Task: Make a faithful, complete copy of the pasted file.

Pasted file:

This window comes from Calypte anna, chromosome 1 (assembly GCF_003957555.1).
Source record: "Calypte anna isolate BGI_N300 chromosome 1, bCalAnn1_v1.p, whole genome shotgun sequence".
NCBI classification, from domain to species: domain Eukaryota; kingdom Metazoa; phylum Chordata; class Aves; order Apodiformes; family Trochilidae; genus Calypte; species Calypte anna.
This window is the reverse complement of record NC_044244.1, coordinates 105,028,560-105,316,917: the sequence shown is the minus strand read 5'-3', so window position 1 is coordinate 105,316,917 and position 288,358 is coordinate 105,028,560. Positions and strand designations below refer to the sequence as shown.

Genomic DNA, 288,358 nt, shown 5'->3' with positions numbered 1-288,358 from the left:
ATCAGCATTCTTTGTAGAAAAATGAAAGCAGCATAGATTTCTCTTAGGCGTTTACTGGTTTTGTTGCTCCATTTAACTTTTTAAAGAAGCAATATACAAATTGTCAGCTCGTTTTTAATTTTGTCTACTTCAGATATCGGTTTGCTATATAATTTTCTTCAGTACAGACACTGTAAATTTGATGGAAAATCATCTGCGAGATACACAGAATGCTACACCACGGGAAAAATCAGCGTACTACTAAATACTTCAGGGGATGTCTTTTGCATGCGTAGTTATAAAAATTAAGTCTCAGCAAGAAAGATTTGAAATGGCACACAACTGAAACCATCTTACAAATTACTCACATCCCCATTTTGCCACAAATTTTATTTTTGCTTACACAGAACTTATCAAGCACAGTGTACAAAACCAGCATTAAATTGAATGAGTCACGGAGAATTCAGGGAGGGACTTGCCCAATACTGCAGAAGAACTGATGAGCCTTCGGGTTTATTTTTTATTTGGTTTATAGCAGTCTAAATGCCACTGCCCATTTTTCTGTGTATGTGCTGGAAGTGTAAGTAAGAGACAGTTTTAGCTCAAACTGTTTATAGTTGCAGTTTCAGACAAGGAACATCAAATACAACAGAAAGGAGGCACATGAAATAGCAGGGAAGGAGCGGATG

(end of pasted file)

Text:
This window comes from Calypte anna, chromosome 1 (assembly GCF_003957555.1).
Source record: "Calypte anna isolate BGI_N300 chromosome 1, bCalAnn1_v1.p, whole genome shotgun sequence".
NCBI classification, from domain to species: domain Eukaryota; kingdom Metazoa; phylum Chordata; class Aves; order Apodiformes; family Trochilidae; genus Calypte; species Calypte anna.
This window is the reverse complement of record NC_044244.1, coordinates 105,028,560-105,316,917: the sequence shown is the minus strand read 5'-3', so window position 1 is coordinate 105,316,917 and position 288,358 is coordinate 105,028,560. Positions and strand designations below refer to the sequence as shown.

Genomic DNA, 288,358 nt, shown 5'->3' with positions numbered 1-288,358 from the left:
ATCAGCATTCTTTGTAGAAAAATGAAAGCAGCATAGATTTCTCTTAGGCGTTTACTGGTTTTGTTGCTCCATTTAACTTTTTAAAGAAGCAATATACAAATTGTCAGCTCGTTTTTAATTTTGTCTACTTCAGATATCGGTTTGCTATATAATTTTCTTCAGTACAGACACTGTAAATTTGATGGAAAATCATCTGCGAGATACACAGAATGCTACACCACGGGAAAAATCAGCGTACTACTAAATACTTCAGGGGATGTCTTTTGCATGCGTAGTTATAAAAATTAAGTCTCAGCAAGAAAGATTTGAAATGGCACACAACTGAAACCATCTTACAAATTACTCACATCCCCATTTTGCCACAAATTTTATTTTTGCTTACACAGAACTTATCAAGCACAGTGTACAAAACCAGCATTAAATTGAATGAGTCACGGAGAATTCAGGGAGGGACTTGCCCAATACTGCAGAAGAACTGATGAGCCTTCGGGTTTATTTTTTATTTGGTTTATAGCAGTCTAAATGCCACTGCCCATTTTTCTGTGTATGTGCTGGAAGTGTAAGTAAGAGACAGTTTTAGCTCAAACTGTTTATAGTTGCAGTTTCAGACAAGGAACATCAAATACAACAGAAAGGAGGCACATGAAATAGCAGGGAAGGAGCGGATG